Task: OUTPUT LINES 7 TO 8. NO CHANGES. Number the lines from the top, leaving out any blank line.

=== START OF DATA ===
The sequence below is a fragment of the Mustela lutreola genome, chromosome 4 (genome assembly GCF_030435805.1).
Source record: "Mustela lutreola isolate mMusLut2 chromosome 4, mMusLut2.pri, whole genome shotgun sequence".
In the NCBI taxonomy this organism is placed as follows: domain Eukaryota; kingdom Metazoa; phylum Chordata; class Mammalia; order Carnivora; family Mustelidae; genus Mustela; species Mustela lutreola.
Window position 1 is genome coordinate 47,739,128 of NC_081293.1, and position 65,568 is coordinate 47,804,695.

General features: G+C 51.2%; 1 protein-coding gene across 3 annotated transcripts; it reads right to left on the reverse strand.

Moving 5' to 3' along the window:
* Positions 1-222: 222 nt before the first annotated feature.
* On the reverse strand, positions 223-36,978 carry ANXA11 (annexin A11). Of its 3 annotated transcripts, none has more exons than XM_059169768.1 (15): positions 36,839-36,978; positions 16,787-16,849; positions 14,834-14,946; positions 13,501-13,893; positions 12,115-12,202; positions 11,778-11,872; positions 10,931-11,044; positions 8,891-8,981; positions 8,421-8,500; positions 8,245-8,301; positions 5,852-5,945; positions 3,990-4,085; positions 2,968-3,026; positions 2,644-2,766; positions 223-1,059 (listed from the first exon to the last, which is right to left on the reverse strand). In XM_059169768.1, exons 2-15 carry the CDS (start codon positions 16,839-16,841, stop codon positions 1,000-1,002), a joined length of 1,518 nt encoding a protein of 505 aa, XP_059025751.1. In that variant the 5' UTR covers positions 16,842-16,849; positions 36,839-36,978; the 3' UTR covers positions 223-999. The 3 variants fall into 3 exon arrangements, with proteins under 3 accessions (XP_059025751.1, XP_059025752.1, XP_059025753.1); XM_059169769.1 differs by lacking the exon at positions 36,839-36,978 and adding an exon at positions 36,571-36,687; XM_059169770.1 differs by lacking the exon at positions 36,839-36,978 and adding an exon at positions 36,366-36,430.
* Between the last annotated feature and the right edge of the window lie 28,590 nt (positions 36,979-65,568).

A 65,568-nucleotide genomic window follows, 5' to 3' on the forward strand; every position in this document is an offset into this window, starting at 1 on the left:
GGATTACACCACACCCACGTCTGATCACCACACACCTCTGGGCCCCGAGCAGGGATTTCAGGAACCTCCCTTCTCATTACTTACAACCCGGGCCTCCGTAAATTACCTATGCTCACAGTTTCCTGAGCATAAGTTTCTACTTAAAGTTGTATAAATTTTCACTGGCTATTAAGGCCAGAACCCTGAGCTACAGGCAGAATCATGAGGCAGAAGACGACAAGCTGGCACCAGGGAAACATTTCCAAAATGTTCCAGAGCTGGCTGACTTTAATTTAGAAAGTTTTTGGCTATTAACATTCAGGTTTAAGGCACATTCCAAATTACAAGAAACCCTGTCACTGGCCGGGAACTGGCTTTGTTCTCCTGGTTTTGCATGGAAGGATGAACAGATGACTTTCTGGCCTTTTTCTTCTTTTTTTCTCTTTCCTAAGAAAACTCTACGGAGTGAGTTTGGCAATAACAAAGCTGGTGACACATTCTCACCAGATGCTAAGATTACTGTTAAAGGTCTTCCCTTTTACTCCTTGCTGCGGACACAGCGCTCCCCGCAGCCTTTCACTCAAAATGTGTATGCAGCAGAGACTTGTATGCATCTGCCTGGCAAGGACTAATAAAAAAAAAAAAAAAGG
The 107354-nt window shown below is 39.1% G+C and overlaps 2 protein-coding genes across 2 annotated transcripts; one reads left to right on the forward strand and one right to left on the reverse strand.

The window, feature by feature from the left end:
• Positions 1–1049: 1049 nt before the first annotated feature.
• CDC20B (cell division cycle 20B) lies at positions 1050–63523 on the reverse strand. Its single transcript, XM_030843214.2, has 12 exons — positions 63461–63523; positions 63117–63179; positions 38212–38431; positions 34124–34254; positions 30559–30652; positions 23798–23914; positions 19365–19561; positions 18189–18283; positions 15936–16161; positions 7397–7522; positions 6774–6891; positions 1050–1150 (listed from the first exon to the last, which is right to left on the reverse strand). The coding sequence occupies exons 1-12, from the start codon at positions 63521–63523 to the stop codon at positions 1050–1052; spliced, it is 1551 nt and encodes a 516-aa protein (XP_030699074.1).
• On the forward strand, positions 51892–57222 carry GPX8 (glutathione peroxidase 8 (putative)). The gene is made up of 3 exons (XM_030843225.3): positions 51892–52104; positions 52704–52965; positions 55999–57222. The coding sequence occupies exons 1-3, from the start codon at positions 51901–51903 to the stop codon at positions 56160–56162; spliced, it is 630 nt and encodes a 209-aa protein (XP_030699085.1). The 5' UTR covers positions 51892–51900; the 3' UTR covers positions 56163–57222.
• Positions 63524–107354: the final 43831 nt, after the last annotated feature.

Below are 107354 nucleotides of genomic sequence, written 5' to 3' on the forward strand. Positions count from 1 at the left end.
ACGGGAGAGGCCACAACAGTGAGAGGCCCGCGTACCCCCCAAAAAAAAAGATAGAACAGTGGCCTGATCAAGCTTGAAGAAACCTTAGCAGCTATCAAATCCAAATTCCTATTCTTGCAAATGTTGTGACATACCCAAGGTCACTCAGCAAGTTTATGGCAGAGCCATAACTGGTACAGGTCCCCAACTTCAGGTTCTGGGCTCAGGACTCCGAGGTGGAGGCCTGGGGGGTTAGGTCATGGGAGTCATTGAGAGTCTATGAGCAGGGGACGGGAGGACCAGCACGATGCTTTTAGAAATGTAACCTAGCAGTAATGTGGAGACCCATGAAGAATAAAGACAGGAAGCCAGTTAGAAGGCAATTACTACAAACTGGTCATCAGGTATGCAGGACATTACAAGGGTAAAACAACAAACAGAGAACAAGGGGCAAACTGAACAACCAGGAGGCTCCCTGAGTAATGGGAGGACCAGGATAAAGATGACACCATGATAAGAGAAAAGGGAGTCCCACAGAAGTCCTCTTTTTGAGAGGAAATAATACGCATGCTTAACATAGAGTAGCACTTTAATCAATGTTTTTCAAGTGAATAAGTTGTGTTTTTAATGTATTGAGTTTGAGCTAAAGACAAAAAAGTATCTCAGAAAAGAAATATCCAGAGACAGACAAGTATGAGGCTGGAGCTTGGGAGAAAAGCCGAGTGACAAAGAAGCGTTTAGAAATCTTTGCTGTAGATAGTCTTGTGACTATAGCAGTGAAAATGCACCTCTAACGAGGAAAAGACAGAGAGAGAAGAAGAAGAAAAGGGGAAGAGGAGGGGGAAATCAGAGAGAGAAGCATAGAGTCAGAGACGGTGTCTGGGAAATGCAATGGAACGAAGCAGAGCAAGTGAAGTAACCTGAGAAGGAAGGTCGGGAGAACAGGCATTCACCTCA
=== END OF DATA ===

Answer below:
* Positions 1-222: 222 nt before the first annotated feature.
* On the reverse strand, positions 223-36,978 carry ANXA11 (annexin A11). Of its 3 annotated transcripts, none has more exons than XM_059169768.1 (15): positions 36,839-36,978; positions 16,787-16,849; positions 14,834-14,946; positions 13,501-13,893; positions 12,115-12,202; positions 11,778-11,872; positions 10,931-11,044; positions 8,891-8,981; positions 8,421-8,500; positions 8,245-8,301; positions 5,852-5,945; positions 3,990-4,085; positions 2,968-3,026; positions 2,644-2,766; positions 223-1,059 (listed from the first exon to the last, which is right to left on the reverse strand). In XM_059169768.1, exons 2-15 carry the CDS (start codon positions 16,839-16,841, stop codon positions 1,000-1,002), a joined length of 1,518 nt encoding a protein of 505 aa, XP_059025751.1. In that variant the 5' UTR covers positions 16,842-16,849; positions 36,839-36,978; the 3' UTR covers positions 223-999. The 3 variants fall into 3 exon arrangements, with proteins under 3 accessions (XP_059025751.1, XP_059025752.1, XP_059025753.1); XM_059169769.1 differs by lacking the exon at positions 36,839-36,978 and adding an exon at positions 36,571-36,687; XM_059169770.1 differs by lacking the exon at positions 36,839-36,978 and adding an exon at positions 36,366-36,430.